VIENNA (AP) — Shrugging off his unexpectedly clear defeat, the right-wing candidate for Austria's presidency said Tuesday he will run again in six years when the term of the left-leaning winner ends and a new election is held.
Norbert Hofer announced his renewed bid in 2022 as a count of absentee ballots ended. Combined with votes cast Sunday, the total tally slightly widened the margin between Hofer and victor Alexander Van der Bellen. The winner, who takes office in January, had nearly 54 percent of valid ballots cast, compared to just over 46 percent for Hofer.
Pollsters had depicted the election as too close to call ahead of Sunday and the vote had been watched anxiously by Europe's political middle as a proxy test of populist strength in other EU countries fielding strong euroskeptic candidates in elections next year.
On Tuesday, Hofer and other leading figures of his right-wing Freedom Party sought to put a good face on the loss — for Hofer, the second in less than a year to Van der Bellen.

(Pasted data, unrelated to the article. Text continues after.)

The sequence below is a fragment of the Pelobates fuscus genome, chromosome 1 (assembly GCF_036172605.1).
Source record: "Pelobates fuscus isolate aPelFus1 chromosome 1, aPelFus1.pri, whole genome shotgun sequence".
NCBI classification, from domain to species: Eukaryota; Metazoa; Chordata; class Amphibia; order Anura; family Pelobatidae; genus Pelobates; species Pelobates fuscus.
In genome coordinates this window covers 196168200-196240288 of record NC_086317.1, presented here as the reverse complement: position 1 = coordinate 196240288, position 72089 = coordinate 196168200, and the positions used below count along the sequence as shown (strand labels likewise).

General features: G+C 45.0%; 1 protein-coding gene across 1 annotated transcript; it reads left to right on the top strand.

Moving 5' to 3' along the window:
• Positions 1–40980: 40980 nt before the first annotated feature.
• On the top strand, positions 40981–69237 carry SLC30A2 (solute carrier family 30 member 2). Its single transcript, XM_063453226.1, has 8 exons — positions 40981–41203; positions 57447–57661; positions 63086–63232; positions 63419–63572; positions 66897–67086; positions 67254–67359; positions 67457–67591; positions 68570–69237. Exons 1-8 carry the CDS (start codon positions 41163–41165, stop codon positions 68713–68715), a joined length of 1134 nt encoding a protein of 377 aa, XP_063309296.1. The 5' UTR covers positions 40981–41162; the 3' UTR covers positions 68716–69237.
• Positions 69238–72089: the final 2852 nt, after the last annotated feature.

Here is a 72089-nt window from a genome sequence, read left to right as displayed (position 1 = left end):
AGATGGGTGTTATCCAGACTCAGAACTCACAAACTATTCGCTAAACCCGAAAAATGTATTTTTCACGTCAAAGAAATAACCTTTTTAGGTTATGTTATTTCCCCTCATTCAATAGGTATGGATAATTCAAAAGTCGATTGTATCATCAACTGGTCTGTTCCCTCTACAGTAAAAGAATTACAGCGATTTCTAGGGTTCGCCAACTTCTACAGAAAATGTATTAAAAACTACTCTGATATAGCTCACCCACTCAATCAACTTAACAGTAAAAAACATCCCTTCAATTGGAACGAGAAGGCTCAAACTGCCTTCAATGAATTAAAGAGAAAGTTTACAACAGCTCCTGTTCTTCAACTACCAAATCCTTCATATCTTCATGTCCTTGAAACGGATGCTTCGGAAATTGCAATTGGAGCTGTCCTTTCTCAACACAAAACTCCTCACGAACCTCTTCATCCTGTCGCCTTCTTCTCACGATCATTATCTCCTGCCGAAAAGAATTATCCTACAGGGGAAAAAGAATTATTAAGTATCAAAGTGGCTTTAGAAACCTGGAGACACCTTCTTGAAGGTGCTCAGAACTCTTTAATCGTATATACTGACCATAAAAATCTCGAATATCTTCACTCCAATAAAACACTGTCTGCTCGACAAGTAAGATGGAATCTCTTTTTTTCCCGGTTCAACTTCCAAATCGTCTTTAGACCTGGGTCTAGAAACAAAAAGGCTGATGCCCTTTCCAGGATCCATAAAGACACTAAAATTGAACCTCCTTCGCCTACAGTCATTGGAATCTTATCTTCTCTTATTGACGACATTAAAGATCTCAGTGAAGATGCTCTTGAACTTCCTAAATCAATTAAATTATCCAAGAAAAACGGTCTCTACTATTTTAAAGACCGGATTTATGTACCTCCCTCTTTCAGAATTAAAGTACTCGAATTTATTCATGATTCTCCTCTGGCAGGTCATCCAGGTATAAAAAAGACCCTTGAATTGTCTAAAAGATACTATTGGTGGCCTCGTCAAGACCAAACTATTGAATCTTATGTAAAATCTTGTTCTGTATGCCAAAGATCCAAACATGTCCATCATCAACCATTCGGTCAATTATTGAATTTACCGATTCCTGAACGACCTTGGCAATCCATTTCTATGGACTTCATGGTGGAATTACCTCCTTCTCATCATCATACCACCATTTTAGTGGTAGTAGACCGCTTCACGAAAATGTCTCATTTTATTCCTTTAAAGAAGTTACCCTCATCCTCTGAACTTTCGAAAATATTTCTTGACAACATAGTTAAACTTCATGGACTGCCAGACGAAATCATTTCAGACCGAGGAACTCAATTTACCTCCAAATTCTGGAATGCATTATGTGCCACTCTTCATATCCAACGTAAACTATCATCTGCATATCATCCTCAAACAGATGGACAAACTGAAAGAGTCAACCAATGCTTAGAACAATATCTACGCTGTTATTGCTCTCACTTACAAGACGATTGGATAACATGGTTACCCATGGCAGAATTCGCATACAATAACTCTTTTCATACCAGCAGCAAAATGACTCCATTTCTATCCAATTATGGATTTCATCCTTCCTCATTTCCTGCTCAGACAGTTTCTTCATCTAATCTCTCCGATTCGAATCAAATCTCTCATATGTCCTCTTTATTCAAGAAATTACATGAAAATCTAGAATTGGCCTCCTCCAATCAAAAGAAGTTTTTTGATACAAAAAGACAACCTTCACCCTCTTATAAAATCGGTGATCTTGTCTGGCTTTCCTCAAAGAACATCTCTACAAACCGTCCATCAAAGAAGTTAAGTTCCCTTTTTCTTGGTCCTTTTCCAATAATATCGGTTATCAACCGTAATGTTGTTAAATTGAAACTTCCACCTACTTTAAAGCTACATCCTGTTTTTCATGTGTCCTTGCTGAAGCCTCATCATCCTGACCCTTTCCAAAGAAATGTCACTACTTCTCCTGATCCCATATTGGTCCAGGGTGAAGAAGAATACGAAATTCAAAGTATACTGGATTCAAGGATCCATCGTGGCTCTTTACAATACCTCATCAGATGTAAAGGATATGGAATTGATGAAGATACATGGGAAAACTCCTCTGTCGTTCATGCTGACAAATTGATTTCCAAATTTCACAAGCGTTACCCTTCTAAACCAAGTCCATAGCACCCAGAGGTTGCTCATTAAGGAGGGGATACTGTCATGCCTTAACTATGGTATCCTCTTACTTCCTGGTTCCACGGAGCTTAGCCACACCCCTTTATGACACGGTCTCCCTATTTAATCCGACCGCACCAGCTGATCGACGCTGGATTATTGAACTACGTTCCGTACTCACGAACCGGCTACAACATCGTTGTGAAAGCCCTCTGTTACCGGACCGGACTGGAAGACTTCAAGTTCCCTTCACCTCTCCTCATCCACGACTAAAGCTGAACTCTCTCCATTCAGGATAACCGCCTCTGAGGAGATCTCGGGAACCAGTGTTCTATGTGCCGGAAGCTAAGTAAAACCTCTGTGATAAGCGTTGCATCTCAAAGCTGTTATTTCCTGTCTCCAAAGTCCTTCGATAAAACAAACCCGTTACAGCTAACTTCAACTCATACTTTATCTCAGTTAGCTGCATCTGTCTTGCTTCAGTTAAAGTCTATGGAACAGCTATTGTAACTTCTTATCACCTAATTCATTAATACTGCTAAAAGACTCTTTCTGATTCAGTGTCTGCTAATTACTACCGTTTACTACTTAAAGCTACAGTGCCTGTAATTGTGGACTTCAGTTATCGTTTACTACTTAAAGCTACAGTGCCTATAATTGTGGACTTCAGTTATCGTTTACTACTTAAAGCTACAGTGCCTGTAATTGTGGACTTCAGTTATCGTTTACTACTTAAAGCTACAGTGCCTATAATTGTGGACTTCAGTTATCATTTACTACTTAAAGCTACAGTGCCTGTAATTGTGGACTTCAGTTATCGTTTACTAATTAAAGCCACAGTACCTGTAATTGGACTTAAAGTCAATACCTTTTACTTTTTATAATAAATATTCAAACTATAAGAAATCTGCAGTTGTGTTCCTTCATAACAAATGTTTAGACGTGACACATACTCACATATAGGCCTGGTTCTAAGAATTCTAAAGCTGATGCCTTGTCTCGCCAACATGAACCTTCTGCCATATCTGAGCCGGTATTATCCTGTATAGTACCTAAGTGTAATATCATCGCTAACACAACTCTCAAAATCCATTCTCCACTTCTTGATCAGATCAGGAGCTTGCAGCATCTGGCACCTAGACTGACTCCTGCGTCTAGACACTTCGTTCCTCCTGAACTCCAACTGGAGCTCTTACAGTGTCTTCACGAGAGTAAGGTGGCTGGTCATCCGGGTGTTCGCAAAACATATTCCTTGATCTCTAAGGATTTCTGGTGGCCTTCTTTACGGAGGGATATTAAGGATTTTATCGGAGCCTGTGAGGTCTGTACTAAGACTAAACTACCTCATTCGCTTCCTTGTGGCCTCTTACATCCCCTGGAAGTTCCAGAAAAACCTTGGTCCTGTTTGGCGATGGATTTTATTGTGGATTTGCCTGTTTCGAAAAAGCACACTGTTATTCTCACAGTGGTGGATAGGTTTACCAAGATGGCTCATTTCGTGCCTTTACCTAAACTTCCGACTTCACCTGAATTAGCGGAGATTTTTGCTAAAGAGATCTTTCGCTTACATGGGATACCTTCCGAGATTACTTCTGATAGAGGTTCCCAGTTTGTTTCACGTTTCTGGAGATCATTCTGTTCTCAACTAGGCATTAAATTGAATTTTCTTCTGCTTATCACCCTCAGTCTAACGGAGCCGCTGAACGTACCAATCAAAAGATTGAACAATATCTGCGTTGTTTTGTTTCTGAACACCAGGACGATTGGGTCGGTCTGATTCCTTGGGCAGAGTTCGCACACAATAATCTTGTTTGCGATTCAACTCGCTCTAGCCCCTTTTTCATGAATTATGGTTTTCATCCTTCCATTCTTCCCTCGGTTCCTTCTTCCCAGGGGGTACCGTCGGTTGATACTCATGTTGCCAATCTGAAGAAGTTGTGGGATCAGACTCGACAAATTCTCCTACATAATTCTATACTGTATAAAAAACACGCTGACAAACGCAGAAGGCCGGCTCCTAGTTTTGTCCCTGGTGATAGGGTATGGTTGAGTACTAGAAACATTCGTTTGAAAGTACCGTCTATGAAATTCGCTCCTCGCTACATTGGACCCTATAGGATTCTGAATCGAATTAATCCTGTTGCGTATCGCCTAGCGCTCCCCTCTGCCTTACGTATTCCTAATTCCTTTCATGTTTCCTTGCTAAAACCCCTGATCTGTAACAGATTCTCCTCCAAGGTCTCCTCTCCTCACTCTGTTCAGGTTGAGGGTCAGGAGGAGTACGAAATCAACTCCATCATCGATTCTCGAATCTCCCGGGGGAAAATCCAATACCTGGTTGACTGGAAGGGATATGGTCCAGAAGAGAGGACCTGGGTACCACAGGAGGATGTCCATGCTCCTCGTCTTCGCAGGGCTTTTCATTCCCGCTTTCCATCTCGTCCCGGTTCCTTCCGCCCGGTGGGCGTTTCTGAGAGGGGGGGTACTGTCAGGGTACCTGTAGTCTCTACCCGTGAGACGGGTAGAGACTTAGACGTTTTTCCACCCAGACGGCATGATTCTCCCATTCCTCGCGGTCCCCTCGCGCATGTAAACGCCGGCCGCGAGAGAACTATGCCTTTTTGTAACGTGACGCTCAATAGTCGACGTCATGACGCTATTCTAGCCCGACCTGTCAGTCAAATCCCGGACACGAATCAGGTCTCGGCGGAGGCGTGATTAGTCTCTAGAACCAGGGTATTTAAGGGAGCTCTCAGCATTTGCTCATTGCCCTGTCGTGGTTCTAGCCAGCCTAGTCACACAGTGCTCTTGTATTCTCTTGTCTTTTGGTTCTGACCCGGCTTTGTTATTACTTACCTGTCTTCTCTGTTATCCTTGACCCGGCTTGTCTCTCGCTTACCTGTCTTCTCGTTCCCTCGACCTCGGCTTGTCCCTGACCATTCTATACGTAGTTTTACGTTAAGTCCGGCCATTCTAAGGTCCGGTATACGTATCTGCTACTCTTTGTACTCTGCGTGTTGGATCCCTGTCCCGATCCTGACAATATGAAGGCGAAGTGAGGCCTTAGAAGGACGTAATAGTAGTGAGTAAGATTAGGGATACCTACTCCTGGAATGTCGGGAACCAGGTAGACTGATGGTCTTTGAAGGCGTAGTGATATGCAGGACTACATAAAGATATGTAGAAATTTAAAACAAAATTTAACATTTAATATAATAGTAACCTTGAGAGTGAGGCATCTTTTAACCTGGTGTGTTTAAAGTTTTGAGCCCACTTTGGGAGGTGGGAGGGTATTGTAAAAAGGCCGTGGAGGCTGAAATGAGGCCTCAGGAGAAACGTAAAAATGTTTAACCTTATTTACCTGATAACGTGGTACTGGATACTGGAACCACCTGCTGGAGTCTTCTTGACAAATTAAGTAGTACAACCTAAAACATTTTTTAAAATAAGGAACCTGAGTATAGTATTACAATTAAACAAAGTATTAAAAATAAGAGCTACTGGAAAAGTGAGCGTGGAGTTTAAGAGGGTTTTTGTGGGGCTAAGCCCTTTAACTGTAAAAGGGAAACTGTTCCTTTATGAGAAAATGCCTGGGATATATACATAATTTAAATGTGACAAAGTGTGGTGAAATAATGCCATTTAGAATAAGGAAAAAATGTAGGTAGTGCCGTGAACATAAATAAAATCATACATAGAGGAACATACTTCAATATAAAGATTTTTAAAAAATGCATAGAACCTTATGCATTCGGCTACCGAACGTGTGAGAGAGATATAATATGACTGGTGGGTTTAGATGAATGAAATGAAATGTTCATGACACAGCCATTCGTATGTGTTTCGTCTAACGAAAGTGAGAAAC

Sunday's vote was a re-run, scheduled after a narrow victory by Van der Bellen in May was challenged as skewed by the Freedom Party and annulled by a court order as a result.
Asserting that all other political forces in Austria had joined together to prevent Hofer's victory, party leader Heinz-Christian Strache depicted the vote as a contest "between David and Goliath ... which David almost won."
"Never before ... has there been this kind of mobilization against a candidate," he told reporters.
Hofer, for his part, said he had been unfairly portrayed as someone pushing for Austria's exit from the European Union. Instead, he said "I support us backing the European Union's positive development" away from a political union and toward a loose federation of states focused mainly on economic cooperation.
While most Austrians are critical of the EU, the majority wants the country to remain part of it and Hofer's comments reflected his euroskeptic party's shifting stance on membership. Shortly after the British vote to leave the EU, Hofer said he could imagine a similar referendum vote similar in Austria within a year "if the union develops wrongly."
The Freedom Party's support includes Austria's neo-Nazi fringe, and it counts radical right-wing parties elsewhere in Europe as its allies.
But it now ranks as Austria's strongest political force, capitalizing on wide-spread disenchantment with established political parties to siphon off Austrians with moderate views — a development Hofer sought to emphasize. He described his party as "right of center but not extreme right."